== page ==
It is several decades since the speech given by Dr. Feynmann at Caltech in 1959 where he pointed out the possibilities of nanotechology . Since then, nanotechnology has provided many new solutions and unexpected advances in lots of scientific areas such as medicine, biology, defense or environment and it still applies in many others. In particular, the ability to create new particles of nanometric size (nanoparticles) and their utilization can result on better or improved performance for the devices they are included in. With this idea in mind, the scientific community has dedicated great efforts in this area.
The sensors research community has been especially benefited from the utilization of nanoparticles, resulting in more efficient and accurate sensors, or even reaching applications not possible until now. A particular case consists of the utilization of nanoparticles for optical fiber sensing applications [2–3] as well as their combination with different micro and nanostructures described in a different blog post. With the only difference in size from bulk materials, nanoparticles permit to observe extraordinary interactions with light depending on the nature of the materials, such as localized surface plasmon resonance (LSPR) or surface-enhanced Raman scattering (SERS), quantum confinement, etc. and have been used for the fabrication of hundreds of devices and applications.
In the next paragraphs we will briefly introduce some of the main nanoparticles or nanometer-size structures used for the fabrication of optical fiber sensors, such as metallic nanoparticles, semiconductor nanocrystals (Quantum Dots), magnetic nanoparticles or silica nanoparticles.
Metals are widely used among the scientific community since ancient times and they are involved in almost any engineering application (buildings, transportation, aeronautics, etc.) thanks to their exceptional mechanical properties and their thermal conductivities. Their counterpart metallic nanoparticles have been studied not only attending to their mechanical or thermal properties but also looking at their interactions with electromagnetic waves. This particular case has enabled the observation of interesting phenomena, such as surface plasmon resonance (SPR) in the case of metallic thin-films (see our previous post) and localized surface plasmon resonance (LSPR) in the case of metallic nanoparticles. These phenomena consist in a resonant coupling between an incident electromagnetic wave at the surface of a metallic thin-film, where some of the energy of the incident electromagnetic wave is transferred to the surface free electrons of the metal, causing a collective oscillation at the interface between the metal and the dielectric. LSPR-based devices are extremely sensitive to minute variations of the environment and can produce a measurable signal with interaction of only a few target molecules, being suitable for biosensing applications as well as being also helpful to promote SERS in the nearby of metallic nanoparticles.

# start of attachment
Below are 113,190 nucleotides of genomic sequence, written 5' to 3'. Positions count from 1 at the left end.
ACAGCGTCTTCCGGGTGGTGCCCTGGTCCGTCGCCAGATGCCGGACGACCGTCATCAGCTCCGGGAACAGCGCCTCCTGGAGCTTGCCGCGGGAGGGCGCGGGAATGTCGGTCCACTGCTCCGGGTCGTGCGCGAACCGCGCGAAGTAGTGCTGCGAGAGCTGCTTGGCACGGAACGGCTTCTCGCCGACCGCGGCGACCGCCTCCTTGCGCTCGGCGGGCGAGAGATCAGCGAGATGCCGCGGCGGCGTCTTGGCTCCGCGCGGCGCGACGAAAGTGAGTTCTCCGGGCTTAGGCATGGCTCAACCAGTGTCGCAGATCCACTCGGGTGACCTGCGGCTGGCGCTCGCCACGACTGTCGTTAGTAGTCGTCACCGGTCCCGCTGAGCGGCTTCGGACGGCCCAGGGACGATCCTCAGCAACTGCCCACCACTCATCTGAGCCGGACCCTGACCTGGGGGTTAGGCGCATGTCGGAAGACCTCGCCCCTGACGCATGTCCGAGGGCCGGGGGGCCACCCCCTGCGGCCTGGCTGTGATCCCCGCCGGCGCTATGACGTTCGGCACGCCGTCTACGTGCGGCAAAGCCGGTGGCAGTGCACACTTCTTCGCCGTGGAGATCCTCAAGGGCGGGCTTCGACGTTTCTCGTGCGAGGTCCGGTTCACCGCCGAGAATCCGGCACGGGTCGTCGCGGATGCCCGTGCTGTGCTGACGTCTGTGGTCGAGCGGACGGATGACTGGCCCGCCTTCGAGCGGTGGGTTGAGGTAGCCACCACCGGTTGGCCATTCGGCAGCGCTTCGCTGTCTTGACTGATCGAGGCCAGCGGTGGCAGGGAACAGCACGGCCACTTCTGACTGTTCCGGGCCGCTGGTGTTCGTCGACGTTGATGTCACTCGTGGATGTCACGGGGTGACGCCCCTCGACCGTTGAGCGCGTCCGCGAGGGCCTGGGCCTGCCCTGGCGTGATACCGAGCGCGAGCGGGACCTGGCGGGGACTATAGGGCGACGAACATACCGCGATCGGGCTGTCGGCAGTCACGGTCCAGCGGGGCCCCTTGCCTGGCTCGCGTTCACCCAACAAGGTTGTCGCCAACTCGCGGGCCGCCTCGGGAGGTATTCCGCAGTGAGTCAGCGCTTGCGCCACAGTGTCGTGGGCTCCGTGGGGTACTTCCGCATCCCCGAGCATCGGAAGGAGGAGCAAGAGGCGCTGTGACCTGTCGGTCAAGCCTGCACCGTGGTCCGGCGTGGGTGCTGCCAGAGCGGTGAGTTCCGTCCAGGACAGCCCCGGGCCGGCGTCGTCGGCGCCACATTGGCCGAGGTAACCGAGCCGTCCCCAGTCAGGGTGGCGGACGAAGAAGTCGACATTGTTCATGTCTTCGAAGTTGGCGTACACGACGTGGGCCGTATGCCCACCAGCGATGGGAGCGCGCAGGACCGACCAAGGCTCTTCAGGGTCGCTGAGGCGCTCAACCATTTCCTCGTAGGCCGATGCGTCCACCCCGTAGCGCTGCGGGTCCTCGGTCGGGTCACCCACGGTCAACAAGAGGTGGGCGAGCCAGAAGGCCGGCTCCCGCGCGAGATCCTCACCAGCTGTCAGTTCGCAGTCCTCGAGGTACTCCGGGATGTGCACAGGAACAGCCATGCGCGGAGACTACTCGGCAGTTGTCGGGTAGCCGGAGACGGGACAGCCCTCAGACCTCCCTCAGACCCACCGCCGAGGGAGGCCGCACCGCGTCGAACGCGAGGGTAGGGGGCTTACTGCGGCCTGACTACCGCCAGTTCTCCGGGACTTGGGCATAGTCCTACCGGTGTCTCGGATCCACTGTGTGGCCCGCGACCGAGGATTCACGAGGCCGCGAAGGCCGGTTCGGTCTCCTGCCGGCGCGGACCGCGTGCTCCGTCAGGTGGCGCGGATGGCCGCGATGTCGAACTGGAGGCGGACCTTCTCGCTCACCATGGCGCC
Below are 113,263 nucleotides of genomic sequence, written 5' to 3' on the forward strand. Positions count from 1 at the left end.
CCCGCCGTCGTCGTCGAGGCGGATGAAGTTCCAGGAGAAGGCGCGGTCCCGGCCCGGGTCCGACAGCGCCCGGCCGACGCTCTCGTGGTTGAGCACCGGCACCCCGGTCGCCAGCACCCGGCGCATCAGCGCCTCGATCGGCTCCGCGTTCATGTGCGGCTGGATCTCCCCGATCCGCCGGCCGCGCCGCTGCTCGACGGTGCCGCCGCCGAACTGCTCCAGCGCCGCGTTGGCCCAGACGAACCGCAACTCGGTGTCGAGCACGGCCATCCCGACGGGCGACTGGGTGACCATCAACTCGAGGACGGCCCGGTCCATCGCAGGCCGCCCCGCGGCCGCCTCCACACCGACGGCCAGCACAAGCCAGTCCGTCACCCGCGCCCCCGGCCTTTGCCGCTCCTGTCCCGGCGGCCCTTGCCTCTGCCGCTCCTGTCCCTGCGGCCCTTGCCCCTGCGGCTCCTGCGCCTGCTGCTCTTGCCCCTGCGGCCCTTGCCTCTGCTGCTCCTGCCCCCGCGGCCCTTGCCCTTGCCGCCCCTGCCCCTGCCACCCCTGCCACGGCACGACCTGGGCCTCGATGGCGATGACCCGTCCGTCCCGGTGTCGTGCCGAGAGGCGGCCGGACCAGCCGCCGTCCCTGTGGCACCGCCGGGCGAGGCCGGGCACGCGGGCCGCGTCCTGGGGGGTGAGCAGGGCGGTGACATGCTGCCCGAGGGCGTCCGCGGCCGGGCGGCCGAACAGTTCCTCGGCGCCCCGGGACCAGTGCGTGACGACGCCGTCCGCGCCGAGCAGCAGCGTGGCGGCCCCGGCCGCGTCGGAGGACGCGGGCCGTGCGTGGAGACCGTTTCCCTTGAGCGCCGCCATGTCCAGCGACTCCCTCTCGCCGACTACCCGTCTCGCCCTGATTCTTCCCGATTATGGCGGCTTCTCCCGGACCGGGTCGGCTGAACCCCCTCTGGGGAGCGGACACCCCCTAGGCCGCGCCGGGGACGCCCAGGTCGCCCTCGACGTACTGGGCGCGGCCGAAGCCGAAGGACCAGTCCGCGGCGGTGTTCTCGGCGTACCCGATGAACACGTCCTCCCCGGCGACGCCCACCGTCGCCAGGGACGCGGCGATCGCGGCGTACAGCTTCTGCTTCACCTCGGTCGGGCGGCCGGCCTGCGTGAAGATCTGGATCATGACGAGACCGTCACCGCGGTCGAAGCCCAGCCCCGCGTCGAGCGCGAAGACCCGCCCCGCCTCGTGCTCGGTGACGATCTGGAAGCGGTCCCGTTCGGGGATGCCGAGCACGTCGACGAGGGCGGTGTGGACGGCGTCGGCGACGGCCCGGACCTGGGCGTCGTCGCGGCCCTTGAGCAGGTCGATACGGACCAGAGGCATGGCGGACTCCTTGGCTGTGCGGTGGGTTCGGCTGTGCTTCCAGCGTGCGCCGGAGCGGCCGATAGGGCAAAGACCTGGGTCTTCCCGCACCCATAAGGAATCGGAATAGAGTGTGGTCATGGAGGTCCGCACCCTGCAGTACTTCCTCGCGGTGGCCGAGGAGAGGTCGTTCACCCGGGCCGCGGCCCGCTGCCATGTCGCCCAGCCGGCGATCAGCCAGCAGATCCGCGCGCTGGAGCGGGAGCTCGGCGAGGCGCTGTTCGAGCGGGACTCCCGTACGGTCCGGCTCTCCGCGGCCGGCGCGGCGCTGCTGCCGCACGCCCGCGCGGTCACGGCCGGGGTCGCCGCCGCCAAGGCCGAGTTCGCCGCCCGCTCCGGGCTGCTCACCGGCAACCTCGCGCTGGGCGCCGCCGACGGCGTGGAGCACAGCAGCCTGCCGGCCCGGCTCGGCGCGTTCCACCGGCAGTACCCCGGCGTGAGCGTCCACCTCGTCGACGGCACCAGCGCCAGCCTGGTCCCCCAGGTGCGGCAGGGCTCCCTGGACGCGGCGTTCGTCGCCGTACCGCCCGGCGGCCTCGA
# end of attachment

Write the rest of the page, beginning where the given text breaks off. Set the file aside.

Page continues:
Silica nanoparticles are highly attractive for optical fiber sensing applications because of their similarity with standard silica fibers as well as their inherent properties, such as biocompatibility (silica is generally recognized as safe by the US Food and Drug Administration), transparency, chemical stability, uniformity and solubility. Silica particles can be found as mesoporous silica and silica shells and they permit to modify their surface with a wide range of functional groups in order to enable easy molecule conjugation and multi-target applications.
The utilization of magnetic particles dates back to computer or automotive science. These materials have permitted the development of an enormous variety of technologies in the sensing field, such as magnetoresistive sensors, giant magnetoresistance (GMR), magnetic tunnel junction sensors (MJT), extraordinary magnetoresistance and ballistic magnetoresistance, giant magnetoimpedance (GMI) sensors, magnetodiodes, magnetotransistors, magnetostricitive sensors, magnetooptic sensors, magnetic resonance imaging (MRI) or Single Photon Emission Computed Tomography (SPECT) among others. These technologies are also associated to magnetic nanoparticles and can be exploited in many different applications. We can differentiate between biological and non-biological application of previous technologies. However, the utilization of magnetic nanoparticles aims always to obtain improved performances.
Finally, it is important to remark that previously described nanoparticles are only a few remarkable examples of nanoparticles and their utilization and combination between them as well as with other micro and nanostructures consist of a step forward to the development of what is known as lab-on-fiber technology as it is schematically represented in Figure 1.
Figure 1: Micro and nanostructures combined with nanoparticles used for the fabrication of a multiple optical fiber sensor.
 C. R. Zamarreño, J. M. Corres, I. Del Villar, J. Goicoechea, I. R. Matias, F. J. Arregui “Fiber-Optic nanosensors” Capter 7 in Optochemical Nanosensors, editors A. Cusano, F. J. Arregi, M. Giordano, A. Cutolo. Published by Taylor & Francis Group in 2013.
 I. Del Villar, J. Goicoechea, C. R. Zamarreño, J. M. Cores, “Nano-Materials and Nano-structures for chemical and biological optical sensors” Capter 13 in Optochemical Nanosensors, editors A. Cusano, F. J. Arregi, M. Giordano, A. Cutolo. Published by Taylor & Francis Group in 2013.